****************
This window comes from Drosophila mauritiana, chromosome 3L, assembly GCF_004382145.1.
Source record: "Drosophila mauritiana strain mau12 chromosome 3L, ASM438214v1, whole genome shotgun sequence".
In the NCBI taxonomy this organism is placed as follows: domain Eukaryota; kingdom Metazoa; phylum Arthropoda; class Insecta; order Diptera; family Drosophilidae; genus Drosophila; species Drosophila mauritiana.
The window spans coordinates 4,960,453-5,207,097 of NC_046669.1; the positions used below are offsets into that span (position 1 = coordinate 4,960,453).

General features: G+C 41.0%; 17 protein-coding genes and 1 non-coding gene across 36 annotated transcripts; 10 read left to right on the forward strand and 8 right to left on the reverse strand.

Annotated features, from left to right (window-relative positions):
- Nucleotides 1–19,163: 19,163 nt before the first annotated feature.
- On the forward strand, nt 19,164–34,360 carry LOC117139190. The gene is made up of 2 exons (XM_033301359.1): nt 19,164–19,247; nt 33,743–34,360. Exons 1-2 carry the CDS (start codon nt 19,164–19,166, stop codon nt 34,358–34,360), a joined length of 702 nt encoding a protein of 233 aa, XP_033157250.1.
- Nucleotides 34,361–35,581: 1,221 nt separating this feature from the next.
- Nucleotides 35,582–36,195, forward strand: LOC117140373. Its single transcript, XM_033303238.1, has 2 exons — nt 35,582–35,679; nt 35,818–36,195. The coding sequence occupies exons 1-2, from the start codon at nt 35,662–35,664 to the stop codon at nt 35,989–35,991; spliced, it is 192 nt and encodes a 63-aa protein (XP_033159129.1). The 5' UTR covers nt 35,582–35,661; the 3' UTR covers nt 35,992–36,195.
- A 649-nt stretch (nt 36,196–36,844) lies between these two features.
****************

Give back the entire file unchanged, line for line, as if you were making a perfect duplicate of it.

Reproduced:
This window comes from Drosophila mauritiana, chromosome 3L, assembly GCF_004382145.1.
Source record: "Drosophila mauritiana strain mau12 chromosome 3L, ASM438214v1, whole genome shotgun sequence".
In the NCBI taxonomy this organism is placed as follows: domain Eukaryota; kingdom Metazoa; phylum Arthropoda; class Insecta; order Diptera; family Drosophilidae; genus Drosophila; species Drosophila mauritiana.
The window spans coordinates 4,960,453-5,207,097 of NC_046669.1; the positions used below are offsets into that span (position 1 = coordinate 4,960,453).

General features: G+C 41.0%; 17 protein-coding genes and 1 non-coding gene across 36 annotated transcripts; 10 read left to right on the forward strand and 8 right to left on the reverse strand.

Annotated features, from left to right (window-relative positions):
- Nucleotides 1–19,163: 19,163 nt before the first annotated feature.
- On the forward strand, nt 19,164–34,360 carry LOC117139190. The gene is made up of 2 exons (XM_033301359.1): nt 19,164–19,247; nt 33,743–34,360. Exons 1-2 carry the CDS (start codon nt 19,164–19,166, stop codon nt 34,358–34,360), a joined length of 702 nt encoding a protein of 233 aa, XP_033157250.1.
- Nucleotides 34,361–35,581: 1,221 nt separating this feature from the next.
- Nucleotides 35,582–36,195, forward strand: LOC117140373. Its single transcript, XM_033303238.1, has 2 exons — nt 35,582–35,679; nt 35,818–36,195. The coding sequence occupies exons 1-2, from the start codon at nt 35,662–35,664 to the stop codon at nt 35,989–35,991; spliced, it is 192 nt and encodes a 63-aa protein (XP_033159129.1). The 5' UTR covers nt 35,582–35,661; the 3' UTR covers nt 35,992–36,195.
- A 649-nt stretch (nt 36,196–36,844) lies between these two features.